Much attention has been focused on the fact that the residents of Georgia are raving about Kia Motor's plant, saying it is a godsend during a time of great economic difficulty. But there hasn't been any coverage of the humility, care and efforts the people of Georgia undertook to persuade the Korean car-maker to build its factory there.
West Point, Georgia, where the plant is being built, is a small farming community with a population of just 3,400. Georgia, known for its conservative white-supremacist background, is where civil rights activist Dr. Martin Luther King Jr. spearheaded his efforts. But there are reasons why Georgia stepped up to persuade an "outsider" like Kia to build its plant there.
The region's industry collapsed after its mainstay cotton and textile industries were pushed out by cheap Chinese imports after the turn of the 19th century. The level of local unemployment was higher than other states, while the average wage was around 20-percent lower. General Motors and Ford, proud symbols of the American automotive industry, announced plant closures after lax management caused them to lose ground to competitors like Toyota and Hyundai Motor.
Then Georgia Governor Sonny Perdue and West Point Mayor Drew Ferguson sought to persuade Kia, a rival of GM and Ford, to build its plant there. Some residents protested, perhaps from a sense of embarrassment over the world's most powerful country turning to an Asian country for help, and fears of an invasion from the East. Moreover, there was no pressing need for the deal, since the U.S. economy was in great shape at that time.
But governing officials persuaded the residents and also worked hard to win over Kia. This served the practicality that "jobs" are more important than "pride" when it comes to reviving the region's economy. When Hyundai Kia Automotive Group Chairman Chung Mong-koo was being investigated by prosecutors in 2006, Mayor Ferguson said he prayed that Kia's factory plans would not be scrapped.
Offering radical benefits, including construction of infrastructure facilities, tax breaks, and support funds for new hires, Georgia eventually beat its rival Alabama to win the Kia plant deal. These days, the residents of West Point are dreaming of prosperity, while the remainder of the country reels from the impact of the global economic crisis. When the Kia plant starts rolling out cars at the end of this year, with an annual output capacity of 300,000 vehicles, 10,000 jobs will be created. Residents' views have also changed regarding foreign companies. Rather than being wary, locals are criticizing U.S. car-makers for failing to produce competitive models.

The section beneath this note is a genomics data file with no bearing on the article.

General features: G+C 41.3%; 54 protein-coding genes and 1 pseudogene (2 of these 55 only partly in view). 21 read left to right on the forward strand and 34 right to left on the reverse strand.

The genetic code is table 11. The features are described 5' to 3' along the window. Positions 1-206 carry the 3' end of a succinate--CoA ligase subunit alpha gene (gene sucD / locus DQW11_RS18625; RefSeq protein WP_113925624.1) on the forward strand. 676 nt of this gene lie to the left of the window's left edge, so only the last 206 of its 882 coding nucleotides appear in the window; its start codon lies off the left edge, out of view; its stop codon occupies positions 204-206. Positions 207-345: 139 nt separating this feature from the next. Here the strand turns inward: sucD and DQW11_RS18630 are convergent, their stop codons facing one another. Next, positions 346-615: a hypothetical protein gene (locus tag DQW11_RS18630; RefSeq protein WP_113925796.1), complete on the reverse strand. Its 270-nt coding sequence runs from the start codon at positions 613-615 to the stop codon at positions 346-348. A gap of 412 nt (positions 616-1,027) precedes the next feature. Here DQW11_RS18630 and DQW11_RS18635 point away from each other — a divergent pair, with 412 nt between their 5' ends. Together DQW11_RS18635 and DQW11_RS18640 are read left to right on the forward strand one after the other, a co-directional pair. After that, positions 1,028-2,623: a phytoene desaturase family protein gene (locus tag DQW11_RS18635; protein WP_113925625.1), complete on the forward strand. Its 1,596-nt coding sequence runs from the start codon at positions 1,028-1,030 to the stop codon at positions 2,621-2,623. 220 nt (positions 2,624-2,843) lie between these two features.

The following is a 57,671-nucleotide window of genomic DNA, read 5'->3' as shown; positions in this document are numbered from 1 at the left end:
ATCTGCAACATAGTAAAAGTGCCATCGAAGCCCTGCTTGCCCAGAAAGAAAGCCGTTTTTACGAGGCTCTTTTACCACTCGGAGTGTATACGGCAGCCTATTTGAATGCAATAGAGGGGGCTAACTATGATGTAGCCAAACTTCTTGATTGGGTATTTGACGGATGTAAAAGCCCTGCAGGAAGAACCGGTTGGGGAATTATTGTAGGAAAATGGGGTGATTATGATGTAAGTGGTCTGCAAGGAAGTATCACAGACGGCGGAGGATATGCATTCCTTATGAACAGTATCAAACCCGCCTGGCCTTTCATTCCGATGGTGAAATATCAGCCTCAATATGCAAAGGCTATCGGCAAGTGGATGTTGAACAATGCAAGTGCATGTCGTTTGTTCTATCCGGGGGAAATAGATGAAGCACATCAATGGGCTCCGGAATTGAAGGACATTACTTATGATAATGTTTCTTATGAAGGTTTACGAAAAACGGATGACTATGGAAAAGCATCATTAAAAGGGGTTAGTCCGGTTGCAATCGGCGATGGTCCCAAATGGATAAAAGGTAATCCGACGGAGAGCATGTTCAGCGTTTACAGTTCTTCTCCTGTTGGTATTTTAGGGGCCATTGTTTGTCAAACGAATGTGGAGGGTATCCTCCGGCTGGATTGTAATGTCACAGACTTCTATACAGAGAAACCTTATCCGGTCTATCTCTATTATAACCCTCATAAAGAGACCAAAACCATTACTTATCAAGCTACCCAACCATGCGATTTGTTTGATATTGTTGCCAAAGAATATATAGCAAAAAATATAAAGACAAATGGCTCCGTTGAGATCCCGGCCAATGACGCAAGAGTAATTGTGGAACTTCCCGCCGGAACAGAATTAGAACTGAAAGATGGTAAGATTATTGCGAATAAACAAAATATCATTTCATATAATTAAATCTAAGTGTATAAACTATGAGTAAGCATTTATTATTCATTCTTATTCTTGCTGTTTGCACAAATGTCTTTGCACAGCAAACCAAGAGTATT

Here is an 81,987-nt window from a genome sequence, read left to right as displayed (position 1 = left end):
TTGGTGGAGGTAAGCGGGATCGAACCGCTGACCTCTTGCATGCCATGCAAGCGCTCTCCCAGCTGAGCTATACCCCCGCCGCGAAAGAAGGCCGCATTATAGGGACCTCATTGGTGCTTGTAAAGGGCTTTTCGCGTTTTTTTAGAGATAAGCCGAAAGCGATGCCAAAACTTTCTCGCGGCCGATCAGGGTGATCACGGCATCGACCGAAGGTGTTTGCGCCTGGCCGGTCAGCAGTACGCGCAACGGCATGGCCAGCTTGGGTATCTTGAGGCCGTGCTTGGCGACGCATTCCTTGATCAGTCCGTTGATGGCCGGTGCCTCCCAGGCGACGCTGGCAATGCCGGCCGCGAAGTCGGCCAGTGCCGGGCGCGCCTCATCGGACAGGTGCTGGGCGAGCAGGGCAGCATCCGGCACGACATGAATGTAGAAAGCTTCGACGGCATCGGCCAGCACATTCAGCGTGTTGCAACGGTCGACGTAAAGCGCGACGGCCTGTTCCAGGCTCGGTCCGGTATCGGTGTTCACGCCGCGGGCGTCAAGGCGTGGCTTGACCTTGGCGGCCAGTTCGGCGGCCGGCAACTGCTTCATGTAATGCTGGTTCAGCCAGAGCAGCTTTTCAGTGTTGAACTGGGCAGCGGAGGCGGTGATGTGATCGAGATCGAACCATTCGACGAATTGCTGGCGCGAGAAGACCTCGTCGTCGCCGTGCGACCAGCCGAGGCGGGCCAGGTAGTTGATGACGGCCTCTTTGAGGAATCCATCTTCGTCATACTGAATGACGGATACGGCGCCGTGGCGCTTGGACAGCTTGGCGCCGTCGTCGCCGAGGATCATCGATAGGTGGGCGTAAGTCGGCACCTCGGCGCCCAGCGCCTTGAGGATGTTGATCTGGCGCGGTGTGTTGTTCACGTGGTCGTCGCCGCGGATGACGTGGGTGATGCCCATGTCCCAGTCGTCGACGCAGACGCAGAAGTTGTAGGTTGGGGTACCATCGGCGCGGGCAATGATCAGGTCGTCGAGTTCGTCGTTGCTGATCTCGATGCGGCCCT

Georgia is not the only state to persuade a foreign company to build a production plant. Georgetown, a community in Kentucky famous for bourbon whiskey and horse racing, was a small rural town with a population of 2,000 in the 1980s. But then governor Martha Layne Collins ran to Toyota after Ohio, to the north, persuaded Honda to build a plant there and Tennessee, to the south, had Nissan and Saturn build cars there.
Residents were not happy about a Toyota plant being built in their town, but she eventually won them over. And Collins offered Toyota a US$147-million incentive package, which was almost 30 times higher than what Ohio offered Honda. As a result, Georgetown has prospered into a mid-sized city with a population of 20,000. Kentucky and Georgia won by boldly opening their doors to rivals of American car-makers, as long as they were willing to provide jobs.
Just after the Asian financial crisis 11 years ago, our country put a lot of effort into attracting foreign businesses. But foreign direct investment, which surged just after the crisis, has been on a downward trend due to lack of interest.
The Korean economy is faring relatively better than those of other countries during the economic crisis, minimizing the need to focus too much on attracting foreign investments. But this is the time to prepare for the future by adopting Georgia's "open-minded stance" to attract large foreign companies that can create lots of jobs. We should be aware that top Korean businesses are setting up factories overseas, while lowering the number of workers it hires here.
By Kim Ki-hoon from the Chosun Ilbo's News Desk